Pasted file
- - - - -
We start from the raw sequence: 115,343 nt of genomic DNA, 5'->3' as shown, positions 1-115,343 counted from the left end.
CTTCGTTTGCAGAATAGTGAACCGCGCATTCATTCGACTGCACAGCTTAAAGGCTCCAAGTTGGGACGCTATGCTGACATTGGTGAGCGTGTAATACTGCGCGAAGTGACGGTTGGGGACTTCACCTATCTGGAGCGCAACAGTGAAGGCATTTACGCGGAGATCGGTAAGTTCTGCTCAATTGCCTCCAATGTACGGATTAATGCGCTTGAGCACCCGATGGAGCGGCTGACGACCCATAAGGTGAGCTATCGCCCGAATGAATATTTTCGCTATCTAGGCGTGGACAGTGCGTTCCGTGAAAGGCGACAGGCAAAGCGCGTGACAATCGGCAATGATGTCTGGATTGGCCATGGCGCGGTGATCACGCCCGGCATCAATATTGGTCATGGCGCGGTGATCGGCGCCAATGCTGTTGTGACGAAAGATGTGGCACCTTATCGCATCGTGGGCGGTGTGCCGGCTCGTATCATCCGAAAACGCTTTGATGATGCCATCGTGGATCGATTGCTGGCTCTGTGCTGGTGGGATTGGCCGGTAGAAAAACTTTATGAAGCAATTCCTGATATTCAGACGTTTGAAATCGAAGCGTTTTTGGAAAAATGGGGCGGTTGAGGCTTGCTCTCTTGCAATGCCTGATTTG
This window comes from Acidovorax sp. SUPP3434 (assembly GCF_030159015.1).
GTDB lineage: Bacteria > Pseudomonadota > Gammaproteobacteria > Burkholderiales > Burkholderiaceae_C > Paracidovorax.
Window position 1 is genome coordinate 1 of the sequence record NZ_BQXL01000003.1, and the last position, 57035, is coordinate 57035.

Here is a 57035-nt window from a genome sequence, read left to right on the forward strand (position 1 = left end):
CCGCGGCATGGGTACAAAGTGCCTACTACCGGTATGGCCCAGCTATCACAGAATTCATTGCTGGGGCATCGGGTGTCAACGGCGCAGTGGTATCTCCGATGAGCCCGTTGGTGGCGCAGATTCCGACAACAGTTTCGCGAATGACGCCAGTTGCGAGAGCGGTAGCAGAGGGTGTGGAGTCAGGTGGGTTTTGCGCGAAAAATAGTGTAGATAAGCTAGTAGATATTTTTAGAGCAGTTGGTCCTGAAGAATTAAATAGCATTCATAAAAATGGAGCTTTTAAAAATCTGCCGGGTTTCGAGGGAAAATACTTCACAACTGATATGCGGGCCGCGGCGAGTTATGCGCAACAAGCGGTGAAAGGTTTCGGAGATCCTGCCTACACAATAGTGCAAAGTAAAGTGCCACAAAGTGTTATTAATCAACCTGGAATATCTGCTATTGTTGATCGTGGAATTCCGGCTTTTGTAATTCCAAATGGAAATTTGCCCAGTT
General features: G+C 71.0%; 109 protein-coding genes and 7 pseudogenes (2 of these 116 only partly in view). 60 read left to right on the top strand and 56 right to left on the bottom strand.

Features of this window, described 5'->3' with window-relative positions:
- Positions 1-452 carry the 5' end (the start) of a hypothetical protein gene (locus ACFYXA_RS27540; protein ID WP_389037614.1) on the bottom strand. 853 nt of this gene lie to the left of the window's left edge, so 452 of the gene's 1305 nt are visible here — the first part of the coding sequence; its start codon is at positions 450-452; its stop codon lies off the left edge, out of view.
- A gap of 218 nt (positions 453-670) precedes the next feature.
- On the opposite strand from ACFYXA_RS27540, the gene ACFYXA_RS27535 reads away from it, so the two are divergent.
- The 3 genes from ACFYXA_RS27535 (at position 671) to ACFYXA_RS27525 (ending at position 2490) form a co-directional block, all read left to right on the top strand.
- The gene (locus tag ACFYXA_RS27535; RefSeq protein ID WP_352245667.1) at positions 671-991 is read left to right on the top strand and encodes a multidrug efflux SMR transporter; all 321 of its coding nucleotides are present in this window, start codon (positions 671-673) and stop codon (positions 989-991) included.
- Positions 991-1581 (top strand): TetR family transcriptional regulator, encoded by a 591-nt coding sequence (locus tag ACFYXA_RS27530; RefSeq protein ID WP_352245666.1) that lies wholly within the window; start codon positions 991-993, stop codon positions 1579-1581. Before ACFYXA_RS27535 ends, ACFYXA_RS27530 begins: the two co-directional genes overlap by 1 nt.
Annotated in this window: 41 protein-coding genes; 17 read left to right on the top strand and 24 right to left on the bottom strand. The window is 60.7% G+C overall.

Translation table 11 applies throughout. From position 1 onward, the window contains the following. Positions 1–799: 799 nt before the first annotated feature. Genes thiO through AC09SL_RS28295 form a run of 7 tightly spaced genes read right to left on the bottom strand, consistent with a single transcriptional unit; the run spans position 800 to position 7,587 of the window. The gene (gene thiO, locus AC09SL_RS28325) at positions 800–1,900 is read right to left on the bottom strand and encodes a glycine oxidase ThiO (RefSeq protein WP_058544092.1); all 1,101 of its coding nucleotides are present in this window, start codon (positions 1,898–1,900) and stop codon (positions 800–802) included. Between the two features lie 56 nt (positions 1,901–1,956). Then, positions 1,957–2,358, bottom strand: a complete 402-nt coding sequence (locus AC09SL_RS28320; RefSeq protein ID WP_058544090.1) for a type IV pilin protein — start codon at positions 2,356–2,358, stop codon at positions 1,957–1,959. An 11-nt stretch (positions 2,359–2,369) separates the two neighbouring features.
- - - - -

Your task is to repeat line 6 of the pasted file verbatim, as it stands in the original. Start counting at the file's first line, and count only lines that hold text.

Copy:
Here is a 57035-nt window from a genome sequence, read left to right on the forward strand (position 1 = left end):